On the Shaq Era:
“I think what we found was the way we played with him on the court despite the fact that we put up 117 points, we probably worked through him and slowed down the other 11 too much. We probably played to his benefit more, to his strength more and to everybody else’s weakness too much. It wasn’t anything he did, it was just the natural flow of the way a game would be played. It’s compelling when you play on the court with him to throw him the ball because you know what he’s going to do. So I think what happened is now we won’t have that compulsion to do that. It’s going to make us play faster, it’s going to make us shoot more from long range. This team is better suited to do that than any team we’ve had in a really long time. I don’t know how you would guard us right now. It’s not going to be easy.”
And a few bonus questions, courtesy of friend of the Valley Arash Azarmi, who also recently spoke with Griffin.
On developing the young players:
“It’s the new direction because we never really had any younger guys. We never used any picks. The mandate at one time was to get eight really solid guys and five guys who were still happy even if they didn’t get to play. Now the mandate is (to) make every practice as competitive as you can, have as many young, versatile athletes as you can. So I think developing the young kids is a huge component of that. It’s also a huge component of maintaining your (salary) cap and tax structure. You can’t be really competitive in this league very long unless you have a core of young talent to develop and bring along.”
“I think Channing is a big part of the reason why the puzzle pieces seem to fit so well. He’ll probably be the latest in a long line of guys who comes here for less money and leaves for well more. So far he’s spaced the court, which helps Amare and the pick and roll. When he plays with Robin, once he gets healthy, he’s going to help Robin in the post. He really is going to be a guy that will give more than we bargained for. He’s very good around the rim with either hand, and when you have an open court situation it suits what Channing does.”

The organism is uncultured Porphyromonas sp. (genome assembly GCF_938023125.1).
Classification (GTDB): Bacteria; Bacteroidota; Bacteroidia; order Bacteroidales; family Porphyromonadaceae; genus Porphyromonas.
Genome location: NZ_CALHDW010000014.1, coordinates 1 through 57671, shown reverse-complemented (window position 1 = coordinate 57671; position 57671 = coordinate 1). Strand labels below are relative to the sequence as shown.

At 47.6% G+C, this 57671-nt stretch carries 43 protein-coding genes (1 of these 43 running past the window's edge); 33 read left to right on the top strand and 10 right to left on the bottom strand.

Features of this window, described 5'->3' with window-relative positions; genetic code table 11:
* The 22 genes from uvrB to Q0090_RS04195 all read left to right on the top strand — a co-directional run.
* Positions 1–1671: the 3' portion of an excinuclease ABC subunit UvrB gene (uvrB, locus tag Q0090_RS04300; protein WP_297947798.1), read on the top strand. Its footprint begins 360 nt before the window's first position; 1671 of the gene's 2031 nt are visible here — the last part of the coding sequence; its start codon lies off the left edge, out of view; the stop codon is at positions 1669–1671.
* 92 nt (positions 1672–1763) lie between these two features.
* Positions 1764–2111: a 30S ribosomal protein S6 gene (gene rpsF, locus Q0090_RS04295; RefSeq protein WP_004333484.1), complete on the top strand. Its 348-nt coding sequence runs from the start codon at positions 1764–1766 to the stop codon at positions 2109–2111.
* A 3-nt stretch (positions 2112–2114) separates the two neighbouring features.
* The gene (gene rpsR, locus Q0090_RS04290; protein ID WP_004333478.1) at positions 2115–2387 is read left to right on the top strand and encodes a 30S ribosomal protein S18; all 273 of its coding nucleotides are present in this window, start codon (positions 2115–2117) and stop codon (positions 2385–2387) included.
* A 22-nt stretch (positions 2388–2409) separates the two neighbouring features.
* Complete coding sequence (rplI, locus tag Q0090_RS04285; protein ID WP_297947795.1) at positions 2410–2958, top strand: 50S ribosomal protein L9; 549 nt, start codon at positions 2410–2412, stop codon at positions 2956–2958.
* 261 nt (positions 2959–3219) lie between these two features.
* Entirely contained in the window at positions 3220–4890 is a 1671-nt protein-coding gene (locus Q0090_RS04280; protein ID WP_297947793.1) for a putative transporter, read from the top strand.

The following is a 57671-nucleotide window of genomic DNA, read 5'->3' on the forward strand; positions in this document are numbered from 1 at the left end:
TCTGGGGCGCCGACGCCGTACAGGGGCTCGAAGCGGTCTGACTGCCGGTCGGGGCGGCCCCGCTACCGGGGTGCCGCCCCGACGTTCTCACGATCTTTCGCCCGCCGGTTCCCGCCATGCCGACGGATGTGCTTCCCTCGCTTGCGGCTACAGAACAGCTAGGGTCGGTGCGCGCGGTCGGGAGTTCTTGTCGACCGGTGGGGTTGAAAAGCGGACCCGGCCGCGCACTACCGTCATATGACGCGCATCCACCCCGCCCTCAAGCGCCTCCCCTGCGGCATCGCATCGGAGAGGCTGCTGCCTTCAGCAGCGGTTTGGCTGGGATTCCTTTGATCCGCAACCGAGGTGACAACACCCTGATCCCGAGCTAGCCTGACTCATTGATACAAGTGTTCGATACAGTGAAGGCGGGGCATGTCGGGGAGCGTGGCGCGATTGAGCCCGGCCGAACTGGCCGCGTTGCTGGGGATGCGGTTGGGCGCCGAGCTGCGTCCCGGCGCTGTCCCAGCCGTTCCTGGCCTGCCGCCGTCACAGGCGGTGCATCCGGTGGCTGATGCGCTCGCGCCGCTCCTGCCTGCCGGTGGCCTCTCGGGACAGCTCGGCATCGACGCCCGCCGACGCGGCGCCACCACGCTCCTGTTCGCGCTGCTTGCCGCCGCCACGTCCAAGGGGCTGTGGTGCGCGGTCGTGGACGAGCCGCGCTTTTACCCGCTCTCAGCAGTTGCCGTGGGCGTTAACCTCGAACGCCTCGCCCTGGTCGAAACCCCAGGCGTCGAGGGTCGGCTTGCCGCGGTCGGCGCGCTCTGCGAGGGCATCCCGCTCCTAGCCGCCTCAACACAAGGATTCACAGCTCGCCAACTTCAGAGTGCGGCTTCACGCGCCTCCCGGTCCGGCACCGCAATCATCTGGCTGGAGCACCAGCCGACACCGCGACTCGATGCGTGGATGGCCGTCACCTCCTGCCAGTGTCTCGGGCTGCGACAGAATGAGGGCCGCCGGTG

On bringing backand :
“They’re our leadership and pillars really. They’re the guys who are going to make everyone work for everybody else. They teach the culture. They are exactly the embodiment of what we want to be as a team. They’re stone cold winners who care about results more than anything else. And when Steve and Grant Hill are doing it, we expect Earl and Goran to do it without hesitation.”
On the Suns’ wait-and-see approach to the Amare Stoudemire Situation:
“I think ultimately we are in a unique and positive situation. He does have the opportunity to opt out, which means the guy is going to play incredibly well during the season. It also gives us the opportunity to take a look to see how he’s progressing, to see how his injury situation is and to see how this whole thing fits. It’s possible we don’t have enough talent. It’s possible that we have too much talent. It’s the right thing to do for both parties and what he was comfortable with, so we’re excited.”